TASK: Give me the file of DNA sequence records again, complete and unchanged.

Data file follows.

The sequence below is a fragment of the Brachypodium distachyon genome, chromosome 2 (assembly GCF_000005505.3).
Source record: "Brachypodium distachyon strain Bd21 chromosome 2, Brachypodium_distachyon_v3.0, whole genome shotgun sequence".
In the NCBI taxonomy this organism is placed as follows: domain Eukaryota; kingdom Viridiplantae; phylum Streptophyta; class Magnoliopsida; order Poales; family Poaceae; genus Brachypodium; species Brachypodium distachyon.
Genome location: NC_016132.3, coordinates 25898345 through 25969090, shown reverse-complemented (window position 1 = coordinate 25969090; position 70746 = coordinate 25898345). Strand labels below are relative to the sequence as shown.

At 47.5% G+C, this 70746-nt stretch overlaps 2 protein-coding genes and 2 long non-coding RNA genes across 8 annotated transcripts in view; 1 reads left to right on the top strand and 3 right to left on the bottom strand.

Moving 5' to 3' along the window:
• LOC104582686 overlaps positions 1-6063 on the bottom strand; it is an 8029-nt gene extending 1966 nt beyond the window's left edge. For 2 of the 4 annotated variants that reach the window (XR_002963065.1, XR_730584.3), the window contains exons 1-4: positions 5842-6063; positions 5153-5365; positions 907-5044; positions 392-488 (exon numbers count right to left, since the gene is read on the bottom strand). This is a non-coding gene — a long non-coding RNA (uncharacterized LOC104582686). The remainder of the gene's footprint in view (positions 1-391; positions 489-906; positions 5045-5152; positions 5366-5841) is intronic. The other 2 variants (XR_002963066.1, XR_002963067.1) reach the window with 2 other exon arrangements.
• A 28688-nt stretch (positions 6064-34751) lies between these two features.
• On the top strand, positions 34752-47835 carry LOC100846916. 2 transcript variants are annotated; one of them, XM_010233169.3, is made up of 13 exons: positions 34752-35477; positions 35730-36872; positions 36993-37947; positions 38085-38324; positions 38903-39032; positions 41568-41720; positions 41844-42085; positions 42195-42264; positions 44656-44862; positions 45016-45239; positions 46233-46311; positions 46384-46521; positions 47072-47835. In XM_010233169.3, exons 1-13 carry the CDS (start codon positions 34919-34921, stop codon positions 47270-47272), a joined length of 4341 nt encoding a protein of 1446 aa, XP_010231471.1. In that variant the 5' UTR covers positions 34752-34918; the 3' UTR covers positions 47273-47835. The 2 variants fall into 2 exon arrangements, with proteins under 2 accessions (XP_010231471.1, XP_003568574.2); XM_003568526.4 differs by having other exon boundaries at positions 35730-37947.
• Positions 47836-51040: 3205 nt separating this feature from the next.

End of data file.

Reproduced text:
The sequence below is a fragment of the Brachypodium distachyon genome, chromosome 2 (assembly GCF_000005505.3).
Source record: "Brachypodium distachyon strain Bd21 chromosome 2, Brachypodium_distachyon_v3.0, whole genome shotgun sequence".
In the NCBI taxonomy this organism is placed as follows: domain Eukaryota; kingdom Viridiplantae; phylum Streptophyta; class Magnoliopsida; order Poales; family Poaceae; genus Brachypodium; species Brachypodium distachyon.
Genome location: NC_016132.3, coordinates 25898345 through 25969090, shown reverse-complemented (window position 1 = coordinate 25969090; position 70746 = coordinate 25898345). Strand labels below are relative to the sequence as shown.

At 47.5% G+C, this 70746-nt stretch overlaps 2 protein-coding genes and 2 long non-coding RNA genes across 8 annotated transcripts in view; 1 reads left to right on the top strand and 3 right to left on the bottom strand.

Moving 5' to 3' along the window:
• LOC104582686 overlaps positions 1-6063 on the bottom strand; it is an 8029-nt gene extending 1966 nt beyond the window's left edge. For 2 of the 4 annotated variants that reach the window (XR_002963065.1, XR_730584.3), the window contains exons 1-4: positions 5842-6063; positions 5153-5365; positions 907-5044; positions 392-488 (exon numbers count right to left, since the gene is read on the bottom strand). This is a non-coding gene — a long non-coding RNA (uncharacterized LOC104582686). The remainder of the gene's footprint in view (positions 1-391; positions 489-906; positions 5045-5152; positions 5366-5841) is intronic. The other 2 variants (XR_002963066.1, XR_002963067.1) reach the window with 2 other exon arrangements.
• A 28688-nt stretch (positions 6064-34751) lies between these two features.
• On the top strand, positions 34752-47835 carry LOC100846916. 2 transcript variants are annotated; one of them, XM_010233169.3, is made up of 13 exons: positions 34752-35477; positions 35730-36872; positions 36993-37947; positions 38085-38324; positions 38903-39032; positions 41568-41720; positions 41844-42085; positions 42195-42264; positions 44656-44862; positions 45016-45239; positions 46233-46311; positions 46384-46521; positions 47072-47835. In XM_010233169.3, exons 1-13 carry the CDS (start codon positions 34919-34921, stop codon positions 47270-47272), a joined length of 4341 nt encoding a protein of 1446 aa, XP_010231471.1. In that variant the 5' UTR covers positions 34752-34918; the 3' UTR covers positions 47273-47835. The 2 variants fall into 2 exon arrangements, with proteins under 2 accessions (XP_010231471.1, XP_003568574.2); XM_003568526.4 differs by having other exon boundaries at positions 35730-37947.
• Positions 47836-51040: 3205 nt separating this feature from the next.